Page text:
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Korean J Pain. 2014 Oct;27(4):339-344. English. Original Article. https://doi.org/10.3344/kjp.2014.27.4.339
Jeon SG , Choi EJ , Lee PB , Lee YJ , Kim MS , Seo JH , Nahm FS .
Department of Anesthesiology and Pain Medicine, KEPCO Medical Center, Seoul, Korea.
Kirin Pain Clinic, Seoul, Korea.
Department of Anesthesiology and Pain Medicine, Seoul National University Bundang Hospital, Seongnam, Korea. hiitsme@snubh.org
Department of Anesthesiology and Pain Medicine, Seoul National University Hospital, Seoul, Korea.
Abstract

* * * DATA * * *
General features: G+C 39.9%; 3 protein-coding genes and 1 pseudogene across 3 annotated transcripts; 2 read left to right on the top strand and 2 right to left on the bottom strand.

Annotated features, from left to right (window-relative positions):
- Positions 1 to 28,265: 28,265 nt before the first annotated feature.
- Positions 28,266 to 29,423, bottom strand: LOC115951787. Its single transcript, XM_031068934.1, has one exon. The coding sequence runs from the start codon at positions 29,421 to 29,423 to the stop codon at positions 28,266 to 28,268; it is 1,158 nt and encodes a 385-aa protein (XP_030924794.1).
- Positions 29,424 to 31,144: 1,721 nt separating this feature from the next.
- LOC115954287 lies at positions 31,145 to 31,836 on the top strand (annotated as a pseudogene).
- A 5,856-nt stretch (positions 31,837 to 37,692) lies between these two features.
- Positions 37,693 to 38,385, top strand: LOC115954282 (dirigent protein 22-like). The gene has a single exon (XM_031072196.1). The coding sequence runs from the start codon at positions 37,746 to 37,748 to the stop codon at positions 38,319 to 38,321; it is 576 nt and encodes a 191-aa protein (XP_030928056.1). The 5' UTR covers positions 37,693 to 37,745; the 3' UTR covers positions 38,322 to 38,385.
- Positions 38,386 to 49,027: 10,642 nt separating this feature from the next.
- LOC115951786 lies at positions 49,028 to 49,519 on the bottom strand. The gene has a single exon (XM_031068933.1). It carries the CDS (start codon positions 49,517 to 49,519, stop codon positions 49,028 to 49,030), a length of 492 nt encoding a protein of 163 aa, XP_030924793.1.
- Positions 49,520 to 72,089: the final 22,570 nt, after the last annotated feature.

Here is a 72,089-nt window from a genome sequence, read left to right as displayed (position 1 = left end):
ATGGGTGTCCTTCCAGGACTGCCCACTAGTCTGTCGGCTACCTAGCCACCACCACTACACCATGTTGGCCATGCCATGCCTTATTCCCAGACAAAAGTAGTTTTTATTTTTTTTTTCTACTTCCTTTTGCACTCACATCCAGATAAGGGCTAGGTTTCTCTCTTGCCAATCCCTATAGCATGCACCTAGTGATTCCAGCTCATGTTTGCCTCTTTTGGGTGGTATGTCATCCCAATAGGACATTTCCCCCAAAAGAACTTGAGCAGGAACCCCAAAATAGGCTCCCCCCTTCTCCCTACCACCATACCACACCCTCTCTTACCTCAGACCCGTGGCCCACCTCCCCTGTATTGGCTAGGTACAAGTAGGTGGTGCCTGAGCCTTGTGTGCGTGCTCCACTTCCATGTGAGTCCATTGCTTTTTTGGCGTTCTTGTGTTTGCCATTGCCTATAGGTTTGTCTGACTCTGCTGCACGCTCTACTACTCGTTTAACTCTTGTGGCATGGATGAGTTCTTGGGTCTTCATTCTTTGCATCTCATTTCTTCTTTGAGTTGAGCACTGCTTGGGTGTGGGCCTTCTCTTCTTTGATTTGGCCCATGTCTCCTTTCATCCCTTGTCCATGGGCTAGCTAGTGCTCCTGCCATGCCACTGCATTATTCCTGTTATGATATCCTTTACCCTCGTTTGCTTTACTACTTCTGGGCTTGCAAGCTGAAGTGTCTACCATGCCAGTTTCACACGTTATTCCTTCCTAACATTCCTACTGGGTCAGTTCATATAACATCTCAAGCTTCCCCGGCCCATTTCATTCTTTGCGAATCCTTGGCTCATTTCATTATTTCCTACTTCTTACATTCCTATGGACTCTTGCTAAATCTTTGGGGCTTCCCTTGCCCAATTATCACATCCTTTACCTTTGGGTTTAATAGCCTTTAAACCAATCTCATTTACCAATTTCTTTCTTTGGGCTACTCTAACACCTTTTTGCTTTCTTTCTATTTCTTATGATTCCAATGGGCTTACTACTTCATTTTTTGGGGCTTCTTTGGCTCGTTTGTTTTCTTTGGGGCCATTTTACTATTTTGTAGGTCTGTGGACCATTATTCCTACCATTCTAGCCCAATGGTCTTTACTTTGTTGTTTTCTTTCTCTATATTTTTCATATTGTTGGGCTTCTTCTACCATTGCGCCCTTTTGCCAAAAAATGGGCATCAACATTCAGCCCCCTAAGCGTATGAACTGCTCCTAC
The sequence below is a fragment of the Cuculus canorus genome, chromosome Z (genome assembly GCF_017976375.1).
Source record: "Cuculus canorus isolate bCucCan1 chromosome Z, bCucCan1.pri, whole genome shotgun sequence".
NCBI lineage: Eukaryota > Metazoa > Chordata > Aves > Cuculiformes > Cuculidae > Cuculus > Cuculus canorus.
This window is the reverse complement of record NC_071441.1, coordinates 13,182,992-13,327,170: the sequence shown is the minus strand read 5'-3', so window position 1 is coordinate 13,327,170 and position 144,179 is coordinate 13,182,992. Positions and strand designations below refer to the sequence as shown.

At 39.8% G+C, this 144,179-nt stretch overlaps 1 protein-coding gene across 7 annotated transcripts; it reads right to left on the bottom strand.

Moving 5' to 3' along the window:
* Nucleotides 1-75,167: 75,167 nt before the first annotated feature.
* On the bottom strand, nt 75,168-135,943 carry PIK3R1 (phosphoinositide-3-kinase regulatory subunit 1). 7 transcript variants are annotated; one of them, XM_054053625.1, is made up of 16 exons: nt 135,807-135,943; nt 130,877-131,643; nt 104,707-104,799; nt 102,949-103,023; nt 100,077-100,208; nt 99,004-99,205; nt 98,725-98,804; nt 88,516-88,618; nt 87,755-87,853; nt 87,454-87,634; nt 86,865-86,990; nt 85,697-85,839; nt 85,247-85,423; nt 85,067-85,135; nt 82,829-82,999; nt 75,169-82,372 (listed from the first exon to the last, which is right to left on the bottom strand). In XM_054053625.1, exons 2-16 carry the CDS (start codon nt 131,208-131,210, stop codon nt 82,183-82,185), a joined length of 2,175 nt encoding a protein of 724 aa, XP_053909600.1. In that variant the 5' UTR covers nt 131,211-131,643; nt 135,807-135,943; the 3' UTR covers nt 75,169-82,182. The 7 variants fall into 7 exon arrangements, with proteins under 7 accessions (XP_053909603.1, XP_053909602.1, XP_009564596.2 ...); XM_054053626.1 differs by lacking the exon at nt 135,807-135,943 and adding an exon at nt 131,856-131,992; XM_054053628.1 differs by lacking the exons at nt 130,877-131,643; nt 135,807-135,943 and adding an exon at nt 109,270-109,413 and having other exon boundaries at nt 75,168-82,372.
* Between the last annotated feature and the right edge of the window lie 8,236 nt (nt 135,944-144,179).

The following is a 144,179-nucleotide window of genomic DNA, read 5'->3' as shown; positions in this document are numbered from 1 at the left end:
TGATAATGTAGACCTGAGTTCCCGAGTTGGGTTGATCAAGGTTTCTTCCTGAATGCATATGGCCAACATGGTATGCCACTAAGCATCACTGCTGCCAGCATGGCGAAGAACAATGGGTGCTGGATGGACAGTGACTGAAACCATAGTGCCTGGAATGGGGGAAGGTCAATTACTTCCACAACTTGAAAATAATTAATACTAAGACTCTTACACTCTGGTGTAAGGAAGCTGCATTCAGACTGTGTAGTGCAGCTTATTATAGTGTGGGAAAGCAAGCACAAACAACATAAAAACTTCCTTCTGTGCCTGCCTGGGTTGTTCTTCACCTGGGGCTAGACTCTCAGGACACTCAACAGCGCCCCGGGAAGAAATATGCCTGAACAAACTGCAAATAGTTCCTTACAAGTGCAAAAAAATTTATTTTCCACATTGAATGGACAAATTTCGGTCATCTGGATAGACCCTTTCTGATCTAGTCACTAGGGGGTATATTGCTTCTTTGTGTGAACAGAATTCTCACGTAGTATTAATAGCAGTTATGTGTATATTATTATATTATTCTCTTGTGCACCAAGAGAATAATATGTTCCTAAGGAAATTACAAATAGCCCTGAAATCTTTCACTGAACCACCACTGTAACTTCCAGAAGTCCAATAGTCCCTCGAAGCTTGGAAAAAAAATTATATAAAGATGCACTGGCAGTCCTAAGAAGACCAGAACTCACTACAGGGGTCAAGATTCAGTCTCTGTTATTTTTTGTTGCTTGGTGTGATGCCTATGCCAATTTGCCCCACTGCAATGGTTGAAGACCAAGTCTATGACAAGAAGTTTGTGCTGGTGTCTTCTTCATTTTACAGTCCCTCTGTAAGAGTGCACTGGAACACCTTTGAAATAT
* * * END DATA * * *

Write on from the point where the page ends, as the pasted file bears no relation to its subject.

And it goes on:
BACKGROUND: The diagnostic criteria of complex regional pain syndrome (CRPS) have mainly focused on dichotomous (yes/no) categorization, which makes it difficult to compare the inter-patient's condition and to evaluate the intra-patient's subtle severity over the course of time. To overcome this limitation, many efforts have been made to create laboratory methods or scoring systems to reflect the severity of CRPS; measurement of the skin temperature asymmetry is one of the former, and the CRPS severity score (CSS) is one of the latter. However, there has been no study on the correlations among the CSS, temperature asymmetry and subjective pain score. The purpose of this study was to evaluate whether there is any correlation between the CSS, skin temperature asymmetry and subjective pain score. METHODS: Patients affected with CRPS in a unilateral limb were included in this study. After making a diagnosis of CRPS according to the Budapest criteria, the CSS and skin temperature difference between the affected and unaffected limb (DeltaT) was measured in each patient. Finally, we conducted a correlation analysis among the CSS, DeltaT and visual analogue scale (VAS) score of the patients. RESULTS: A total of 42 patients were included in this study. There was no significant correlation between the DeltaT and VAS score (Spearman's rho = 0.066, P = 0.677). Also, the CSS and VAS score showed no significant correlation (Spearman's rho = 0.163, P = 0.303). CONCLUSIONS: The DeltaT and CSS do not seem to reflect the degree of subjective pain in CRPS patients.

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